In the weeks leading up to the first game of the season, the football team has witnessed several additions to its normal preseason agenda, from singing with the Glee Club to living together on Old Campus before classes began to practicing in the early morning.
The reason for the challenges: Rookie head coach Tom Williams says he wants to develop a new football culture at Yale.
Williams’ team philosophy is largely based on a two-tiered form of unity, involving not only cohesiveness within the squad, but also integration within Yale College and its traditions. Despite being new to the University, Williams said he prioritizes teaching his players the history of Yale football. He has started a new tradition in which the team meets underneath the Walter Camp arches outside the Smilow Field Center before walking into the Yale Bowl prior to every game.
“Walter Camp is one of the founding fathers of the modern game of football; meeting at the arch is something that we’re going to do before every game to get in touch with history and tradition, f0r the guys to refocus on why they are here, and what it means to wear the ‘Y’ on their helmets,” Williams said in an interview.
Another way he is helping current Elis connect with the roots of the program is by inviting past players to share their experiences.
“We had alumni come and talk to the team, from different generations from the ’60s to the ’90s. We’ll do that once a year in the fall,” Williams said.
In addition to starting various new team-bonding traditions, the team has taken steps to bring together all members of the squad. During preseason training, the seniors lived with the freshmen on Old Campus, rather than in their residential colleges or off-campus apartments.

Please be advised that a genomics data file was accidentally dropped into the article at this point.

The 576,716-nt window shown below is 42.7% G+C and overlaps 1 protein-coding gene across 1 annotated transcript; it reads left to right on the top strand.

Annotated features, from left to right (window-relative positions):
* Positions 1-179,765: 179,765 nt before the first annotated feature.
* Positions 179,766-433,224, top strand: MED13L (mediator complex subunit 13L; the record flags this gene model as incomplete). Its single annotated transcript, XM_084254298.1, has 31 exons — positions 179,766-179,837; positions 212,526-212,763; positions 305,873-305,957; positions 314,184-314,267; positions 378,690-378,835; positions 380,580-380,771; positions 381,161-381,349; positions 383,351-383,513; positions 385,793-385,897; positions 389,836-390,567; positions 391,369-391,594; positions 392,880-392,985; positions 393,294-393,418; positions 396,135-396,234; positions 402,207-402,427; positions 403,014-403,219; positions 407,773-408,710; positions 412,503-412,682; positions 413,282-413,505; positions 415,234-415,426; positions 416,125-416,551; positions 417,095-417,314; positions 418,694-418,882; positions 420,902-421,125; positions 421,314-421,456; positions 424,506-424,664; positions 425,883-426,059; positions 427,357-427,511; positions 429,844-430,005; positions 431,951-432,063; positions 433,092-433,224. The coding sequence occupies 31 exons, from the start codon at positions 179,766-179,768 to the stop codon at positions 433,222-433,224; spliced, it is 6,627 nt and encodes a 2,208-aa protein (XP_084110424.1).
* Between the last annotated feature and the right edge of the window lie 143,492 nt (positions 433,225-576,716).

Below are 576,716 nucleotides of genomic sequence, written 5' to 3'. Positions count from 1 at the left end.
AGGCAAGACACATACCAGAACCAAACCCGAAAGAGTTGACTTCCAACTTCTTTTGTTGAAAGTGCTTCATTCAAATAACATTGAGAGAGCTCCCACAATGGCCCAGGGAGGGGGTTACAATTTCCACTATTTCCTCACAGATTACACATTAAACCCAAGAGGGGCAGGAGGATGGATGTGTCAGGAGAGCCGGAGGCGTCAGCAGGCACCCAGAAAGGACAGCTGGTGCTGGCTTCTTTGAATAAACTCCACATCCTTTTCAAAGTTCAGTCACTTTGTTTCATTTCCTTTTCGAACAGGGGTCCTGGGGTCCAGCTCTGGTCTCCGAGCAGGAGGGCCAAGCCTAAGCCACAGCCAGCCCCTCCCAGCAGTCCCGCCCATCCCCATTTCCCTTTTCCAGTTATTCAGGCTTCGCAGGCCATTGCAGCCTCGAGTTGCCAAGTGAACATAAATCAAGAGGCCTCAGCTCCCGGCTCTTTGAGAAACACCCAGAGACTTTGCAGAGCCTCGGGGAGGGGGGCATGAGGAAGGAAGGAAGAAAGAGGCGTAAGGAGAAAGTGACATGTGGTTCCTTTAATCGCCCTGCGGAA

“It’s important to stick together and walk down the halls, to the dining hall, and to the [Ray Tompkins House],” Williams said. “This is what you draw on in the game — it’s important to know what the guy next to you feels.”
The new coach said progress has also been made toward better integrating the players in daily Yale life. Most notably, Williams scheduled early morning practices in order to free up afternoons for his players to participate in other extracurricular activities.
“A lot of what happens on campus occurs between three and six o’clock — Master’s Teas, seminars, office hours, study groups,” Williams said. “You miss a lot of those things when you’re a student-athlete. [Morning practices] give our guys a chance to experience these things [and] integrate them into the community.”
That is a change for upperclassmen who spent the past few years practicing in the afternoon. “He realizes that there is more to life than just football,” linebacker Tim Handlon ’10 said of Williams.
Indeed, Williams said he hopes that embracing both Yale’s football history and respecting players’ role on campus will translate into a payoff on the field.
“There is a great team unity on the football team and that is both on and off the field,” defensive lineman Matt Kelleher ’10 said. “We consider each other brothers and we look out for each other both on and off the field.”
Of course, this newfound tradition and camaraderie has not occurred at the sacrifice of practice and work ethic on the field. In fact, with the expertise Williams brings from his time as an NFL assistant coach with the Jacksonville Jaguars, practices have been anything but relaxing, players said.
“The practices are run at a much harder, faster tempo, and I think this has helped bring us together as a team,” Handlon said.
Punt returner Gio Christodoulou ’11 added, “Everything is high tempo. You’re not a passenger; you’re there to work. Everyone is just hungry to make a play.”
Despite this seemingly grueling practice attitude, the offensive and defensive players come together by the end of each training session. In another new tradition, all the players shake hands to remind themselves that they are in fact teammates.